The petitioner relies primarily on section 3784, set out in the margin,18  which concerns finality of determinations. This section cannot reasonably be construed to encompass decisions on PSOBA claims. Although its language may initially appear sufficiently general to take in functions vested in the LEAA by the PSOB provisions of the chapter, it is more reasonable to read section 3784 as coextensive with the preceding section 3783. We do not believe it is reasonable to read a provision that purports to limit review, by providing that agency determinations shall "be final and conclusive upon all applications, except as provided herein," as expressing the intent to broaden review by bringing all agency decisions within the scope of the judicial review provisions of section 3785. The reference in section 3784 to "applications" further bolsters the narrower reading.

Finally, the entire structure of chapter 46 on Justice System Improvement is consistent with the interpretation of the judicial review provisions of section 3785 as applying only to decisions concerning grants for law enforcement activities and not extending to the PSOBA. Sections 3783, 3784, 3785, and 3789a are all contained in subchapter VIII entitled "Administrative Provisions." This subchapter follows subchapters I through VII, each of which concerns, in part, the administration of various grants to state and local governments and community groups for criminal law enforcement activities.19  The PSOBA is contained in subchapter XII, which has its own separate section devoted to administrative provisions--section 3796c.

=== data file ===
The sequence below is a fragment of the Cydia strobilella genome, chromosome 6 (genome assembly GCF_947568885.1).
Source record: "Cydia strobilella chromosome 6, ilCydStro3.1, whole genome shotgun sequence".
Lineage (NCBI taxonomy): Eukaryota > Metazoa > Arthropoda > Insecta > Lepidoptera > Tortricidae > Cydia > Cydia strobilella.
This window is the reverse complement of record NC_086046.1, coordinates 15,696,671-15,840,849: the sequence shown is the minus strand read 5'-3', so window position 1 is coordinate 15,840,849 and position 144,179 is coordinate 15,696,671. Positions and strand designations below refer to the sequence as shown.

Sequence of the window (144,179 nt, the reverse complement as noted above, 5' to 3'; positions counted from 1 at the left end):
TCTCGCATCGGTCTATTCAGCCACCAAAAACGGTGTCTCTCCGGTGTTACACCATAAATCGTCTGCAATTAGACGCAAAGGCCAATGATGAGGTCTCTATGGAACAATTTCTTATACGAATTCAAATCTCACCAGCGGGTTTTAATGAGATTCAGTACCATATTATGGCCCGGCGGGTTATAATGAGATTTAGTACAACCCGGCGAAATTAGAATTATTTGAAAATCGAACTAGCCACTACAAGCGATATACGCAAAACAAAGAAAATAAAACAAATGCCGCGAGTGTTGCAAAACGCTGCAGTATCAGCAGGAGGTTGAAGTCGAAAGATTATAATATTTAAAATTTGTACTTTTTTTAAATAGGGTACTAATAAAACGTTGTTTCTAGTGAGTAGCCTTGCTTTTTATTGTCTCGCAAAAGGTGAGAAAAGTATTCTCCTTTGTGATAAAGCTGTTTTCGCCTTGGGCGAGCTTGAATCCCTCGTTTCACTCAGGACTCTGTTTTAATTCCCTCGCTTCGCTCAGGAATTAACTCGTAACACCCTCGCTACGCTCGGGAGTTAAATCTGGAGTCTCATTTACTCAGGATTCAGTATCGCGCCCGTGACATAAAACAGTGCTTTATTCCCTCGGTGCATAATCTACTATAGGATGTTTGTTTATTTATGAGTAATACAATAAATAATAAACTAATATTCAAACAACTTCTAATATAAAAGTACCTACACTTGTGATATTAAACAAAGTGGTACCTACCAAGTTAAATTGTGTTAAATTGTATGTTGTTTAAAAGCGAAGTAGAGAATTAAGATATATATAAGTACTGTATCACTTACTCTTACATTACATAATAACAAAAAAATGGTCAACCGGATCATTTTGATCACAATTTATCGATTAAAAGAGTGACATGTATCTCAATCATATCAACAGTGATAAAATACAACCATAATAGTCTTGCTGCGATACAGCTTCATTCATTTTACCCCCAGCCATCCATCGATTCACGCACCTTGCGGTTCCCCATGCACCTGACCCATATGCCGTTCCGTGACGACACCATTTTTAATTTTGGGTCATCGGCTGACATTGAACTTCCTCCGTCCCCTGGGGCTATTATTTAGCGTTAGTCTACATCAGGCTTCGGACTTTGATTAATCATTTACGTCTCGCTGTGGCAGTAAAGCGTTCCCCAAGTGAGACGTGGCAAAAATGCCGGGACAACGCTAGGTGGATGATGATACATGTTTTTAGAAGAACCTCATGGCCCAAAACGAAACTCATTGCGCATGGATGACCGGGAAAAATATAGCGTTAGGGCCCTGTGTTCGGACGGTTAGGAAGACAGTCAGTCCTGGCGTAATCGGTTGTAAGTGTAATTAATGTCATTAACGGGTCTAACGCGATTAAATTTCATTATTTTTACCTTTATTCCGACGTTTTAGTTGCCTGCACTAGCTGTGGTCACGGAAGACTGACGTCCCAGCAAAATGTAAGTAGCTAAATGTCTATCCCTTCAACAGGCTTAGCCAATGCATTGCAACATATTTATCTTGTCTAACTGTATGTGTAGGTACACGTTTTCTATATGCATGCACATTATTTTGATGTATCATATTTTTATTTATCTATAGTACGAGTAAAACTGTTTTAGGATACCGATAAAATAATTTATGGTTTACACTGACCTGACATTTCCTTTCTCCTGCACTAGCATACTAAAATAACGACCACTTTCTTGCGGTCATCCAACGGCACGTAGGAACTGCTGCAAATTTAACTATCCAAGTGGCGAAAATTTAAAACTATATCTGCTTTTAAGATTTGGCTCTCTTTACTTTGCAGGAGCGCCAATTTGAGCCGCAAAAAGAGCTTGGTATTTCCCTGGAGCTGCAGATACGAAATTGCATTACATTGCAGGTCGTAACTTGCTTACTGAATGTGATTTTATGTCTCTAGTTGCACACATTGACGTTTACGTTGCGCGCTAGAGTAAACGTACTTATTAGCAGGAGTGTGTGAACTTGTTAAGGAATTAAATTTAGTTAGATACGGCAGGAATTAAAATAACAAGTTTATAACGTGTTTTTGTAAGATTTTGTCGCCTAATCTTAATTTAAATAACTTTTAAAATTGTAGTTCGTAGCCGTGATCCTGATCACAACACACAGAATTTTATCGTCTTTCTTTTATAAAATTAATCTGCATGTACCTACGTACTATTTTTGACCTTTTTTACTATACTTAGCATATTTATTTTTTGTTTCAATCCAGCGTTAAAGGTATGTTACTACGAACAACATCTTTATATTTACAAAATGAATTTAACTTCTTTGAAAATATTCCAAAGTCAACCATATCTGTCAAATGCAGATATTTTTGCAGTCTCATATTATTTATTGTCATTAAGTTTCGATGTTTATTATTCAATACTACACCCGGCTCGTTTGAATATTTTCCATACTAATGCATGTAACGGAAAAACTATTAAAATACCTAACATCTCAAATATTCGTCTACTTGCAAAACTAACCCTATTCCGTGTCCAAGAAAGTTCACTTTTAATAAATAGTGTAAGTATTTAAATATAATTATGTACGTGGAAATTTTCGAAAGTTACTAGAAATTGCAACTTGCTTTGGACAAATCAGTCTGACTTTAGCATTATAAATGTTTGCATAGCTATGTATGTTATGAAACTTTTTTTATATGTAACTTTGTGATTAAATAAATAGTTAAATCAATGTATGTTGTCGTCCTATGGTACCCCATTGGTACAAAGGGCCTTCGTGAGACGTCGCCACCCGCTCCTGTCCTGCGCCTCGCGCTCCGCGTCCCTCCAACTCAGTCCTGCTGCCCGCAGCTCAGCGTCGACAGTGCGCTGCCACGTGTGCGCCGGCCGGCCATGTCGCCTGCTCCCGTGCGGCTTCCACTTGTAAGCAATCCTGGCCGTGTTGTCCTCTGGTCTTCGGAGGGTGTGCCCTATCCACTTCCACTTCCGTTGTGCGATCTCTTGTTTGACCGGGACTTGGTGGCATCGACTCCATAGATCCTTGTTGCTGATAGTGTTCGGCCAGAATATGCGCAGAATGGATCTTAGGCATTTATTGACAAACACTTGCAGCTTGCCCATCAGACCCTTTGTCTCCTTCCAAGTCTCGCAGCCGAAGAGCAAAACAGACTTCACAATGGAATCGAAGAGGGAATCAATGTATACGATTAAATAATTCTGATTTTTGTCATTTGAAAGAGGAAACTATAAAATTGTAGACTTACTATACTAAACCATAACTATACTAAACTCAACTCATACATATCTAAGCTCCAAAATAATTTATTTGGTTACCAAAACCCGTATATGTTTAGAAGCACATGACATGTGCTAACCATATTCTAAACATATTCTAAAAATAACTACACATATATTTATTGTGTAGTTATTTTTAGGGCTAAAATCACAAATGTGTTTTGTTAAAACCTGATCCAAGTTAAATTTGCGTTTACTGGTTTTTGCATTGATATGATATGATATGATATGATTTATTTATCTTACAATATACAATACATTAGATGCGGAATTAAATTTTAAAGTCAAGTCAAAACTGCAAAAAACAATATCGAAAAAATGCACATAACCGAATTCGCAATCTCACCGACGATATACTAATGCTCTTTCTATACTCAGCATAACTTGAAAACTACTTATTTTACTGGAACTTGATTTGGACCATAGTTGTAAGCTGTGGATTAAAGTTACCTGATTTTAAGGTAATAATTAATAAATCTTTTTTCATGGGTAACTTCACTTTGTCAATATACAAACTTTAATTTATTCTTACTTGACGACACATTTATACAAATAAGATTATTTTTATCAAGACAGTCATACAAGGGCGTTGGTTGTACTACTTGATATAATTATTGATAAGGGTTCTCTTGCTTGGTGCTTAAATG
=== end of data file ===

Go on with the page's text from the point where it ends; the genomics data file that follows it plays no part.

It is clear from our examination of the language, structure, and legislative history of the PSOBA and section 3785 that Congress did not confer jurisdiction on this court to review LEAA decisions concerning death benefits under the PSOBA. However, as we indicated earlier, the Claims Court does have jurisdiction to review the LEAA's decision.

When Congress passed the Federal Courts Improvement Act of 1982, it enacted a broad provision permitting "transfer to cure lack of jurisdiction." 28 U.S.C. § 1631.20  The Act empowers any federal court, when an action or appeal is filed over which it lacks jurisdiction, to transfer such action to the appropriate court whenever "it is in the interest of justice." The action or appeal then proceeds in that court as if it had been filed on the same date on which it was actually filed in the transferring court. Transfer to the Claims Court would clearly be "in the interest of justice" in this case.21  Accordingly, the case is hereby transferred to the United States Claims Court.

Judgment accordingly.

 1

Section 3796(a) provides that " [i]n any case in which the Administration determines ... that a public safety officer has died as the direct and proximate result of a personal injury sustained in the line of duty, the Administrator shall pay a benefit of $50,000," in the case at hand, to the officer's surviving spouse

 2

The initial decision is quoted in the Hearing Determination, Brief for Appellant App. 4 at 2

 3

28 C.F.R. Sec. 32.24 provides for a hearing; hearing procedures for PSOB claims are set out in the appendix to 28 C.F.R. Sec. 32. The hearing officer's decision appears in Brief for Appellant App. 4

 4

Brief for Appellant App. 1

 5

Section 3785 is quoted in relevant part infra at 837

 6

Section 3759 provided in relevant part as follows:

(a) If any applicant or grantee is dissatisfied with the Administration's final action with respect to the approval of its application or plan submitted under this Chapter, or any applicant or grantee is dissatisfied with the Administration's final action under section 3757 or section 3758 of this title, such applicant or grantee may, within sixty days after notice of such action, file with the United States court of appeals for the circuit in which such applicant or grantee is located a petition for review of that action.